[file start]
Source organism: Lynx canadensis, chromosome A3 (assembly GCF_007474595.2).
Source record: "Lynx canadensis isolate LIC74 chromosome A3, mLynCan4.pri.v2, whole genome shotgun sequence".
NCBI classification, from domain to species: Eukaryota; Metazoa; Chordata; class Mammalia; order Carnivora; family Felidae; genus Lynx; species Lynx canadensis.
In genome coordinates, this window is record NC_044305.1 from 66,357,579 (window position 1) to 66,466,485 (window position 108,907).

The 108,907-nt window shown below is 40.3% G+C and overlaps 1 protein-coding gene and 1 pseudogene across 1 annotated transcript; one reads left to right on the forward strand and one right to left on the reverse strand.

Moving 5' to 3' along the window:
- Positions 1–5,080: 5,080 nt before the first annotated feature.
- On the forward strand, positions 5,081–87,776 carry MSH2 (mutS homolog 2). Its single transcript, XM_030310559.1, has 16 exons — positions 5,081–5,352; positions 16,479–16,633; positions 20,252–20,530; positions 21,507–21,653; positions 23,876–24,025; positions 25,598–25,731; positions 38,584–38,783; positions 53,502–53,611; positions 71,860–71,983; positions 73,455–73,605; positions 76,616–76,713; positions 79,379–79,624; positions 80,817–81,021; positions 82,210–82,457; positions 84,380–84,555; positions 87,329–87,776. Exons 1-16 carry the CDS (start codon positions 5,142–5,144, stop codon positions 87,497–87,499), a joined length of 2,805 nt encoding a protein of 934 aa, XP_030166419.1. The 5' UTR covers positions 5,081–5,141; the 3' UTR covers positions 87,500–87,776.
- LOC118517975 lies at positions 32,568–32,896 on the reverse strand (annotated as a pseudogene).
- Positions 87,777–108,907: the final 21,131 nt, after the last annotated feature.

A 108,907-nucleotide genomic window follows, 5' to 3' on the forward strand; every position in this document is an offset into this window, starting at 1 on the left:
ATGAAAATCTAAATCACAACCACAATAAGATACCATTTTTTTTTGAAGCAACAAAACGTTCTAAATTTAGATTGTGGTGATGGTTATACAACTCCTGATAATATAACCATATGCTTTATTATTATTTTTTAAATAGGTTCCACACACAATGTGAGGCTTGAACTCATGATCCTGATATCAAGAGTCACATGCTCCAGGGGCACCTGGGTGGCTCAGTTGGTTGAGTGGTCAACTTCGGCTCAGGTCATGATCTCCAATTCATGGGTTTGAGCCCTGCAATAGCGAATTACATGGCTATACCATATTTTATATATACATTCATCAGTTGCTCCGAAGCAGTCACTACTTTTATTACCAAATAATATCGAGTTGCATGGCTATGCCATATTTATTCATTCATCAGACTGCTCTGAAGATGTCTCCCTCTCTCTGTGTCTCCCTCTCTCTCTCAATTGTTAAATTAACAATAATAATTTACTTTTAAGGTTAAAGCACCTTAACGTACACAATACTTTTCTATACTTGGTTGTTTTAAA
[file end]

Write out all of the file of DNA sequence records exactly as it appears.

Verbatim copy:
Source organism: Lynx canadensis, chromosome A3 (assembly GCF_007474595.2).
Source record: "Lynx canadensis isolate LIC74 chromosome A3, mLynCan4.pri.v2, whole genome shotgun sequence".
NCBI classification, from domain to species: Eukaryota; Metazoa; Chordata; class Mammalia; order Carnivora; family Felidae; genus Lynx; species Lynx canadensis.
In genome coordinates, this window is record NC_044305.1 from 66,357,579 (window position 1) to 66,466,485 (window position 108,907).

The 108,907-nt window shown below is 40.3% G+C and overlaps 1 protein-coding gene and 1 pseudogene across 1 annotated transcript; one reads left to right on the forward strand and one right to left on the reverse strand.

Moving 5' to 3' along the window:
- Positions 1–5,080: 5,080 nt before the first annotated feature.
- On the forward strand, positions 5,081–87,776 carry MSH2 (mutS homolog 2). Its single transcript, XM_030310559.1, has 16 exons — positions 5,081–5,352; positions 16,479–16,633; positions 20,252–20,530; positions 21,507–21,653; positions 23,876–24,025; positions 25,598–25,731; positions 38,584–38,783; positions 53,502–53,611; positions 71,860–71,983; positions 73,455–73,605; positions 76,616–76,713; positions 79,379–79,624; positions 80,817–81,021; positions 82,210–82,457; positions 84,380–84,555; positions 87,329–87,776. Exons 1-16 carry the CDS (start codon positions 5,142–5,144, stop codon positions 87,497–87,499), a joined length of 2,805 nt encoding a protein of 934 aa, XP_030166419.1. The 5' UTR covers positions 5,081–5,141; the 3' UTR covers positions 87,500–87,776.
- LOC118517975 lies at positions 32,568–32,896 on the reverse strand (annotated as a pseudogene).
- Positions 87,777–108,907: the final 21,131 nt, after the last annotated feature.

A 108,907-nucleotide genomic window follows, 5' to 3' on the forward strand; every position in this document is an offset into this window, starting at 1 on the left:
ATGAAAATCTAAATCACAACCACAATAAGATACCATTTTTTTTTGAAGCAACAAAACGTTCTAAATTTAGATTGTGGTGATGGTTATACAACTCCTGATAATATAACCATATGCTTTATTATTATTTTTTAAATAGGTTCCACACACAATGTGAGGCTTGAACTCATGATCCTGATATCAAGAGTCACATGCTCCAGGGGCACCTGGGTGGCTCAGTTGGTTGAGTGGTCAACTTCGGCTCAGGTCATGATCTCCAATTCATGGGTTTGAGCCCTGCAATAGCGAATTACATGGCTATACCATATTTTATATATACATTCATCAGTTGCTCCGAAGCAGTCACTACTTTTATTACCAAATAATATCGAGTTGCATGGCTATGCCATATTTATTCATTCATCAGACTGCTCTGAAGATGTCTCCCTCTCTCTGTGTCTCCCTCTCTCTCTCAATTGTTAAATTAACAATAATAATTTACTTTTAAGGTTAAAGCACCTTAACGTACACAATACTTTTCTATACTTGGTTGTTTTAAA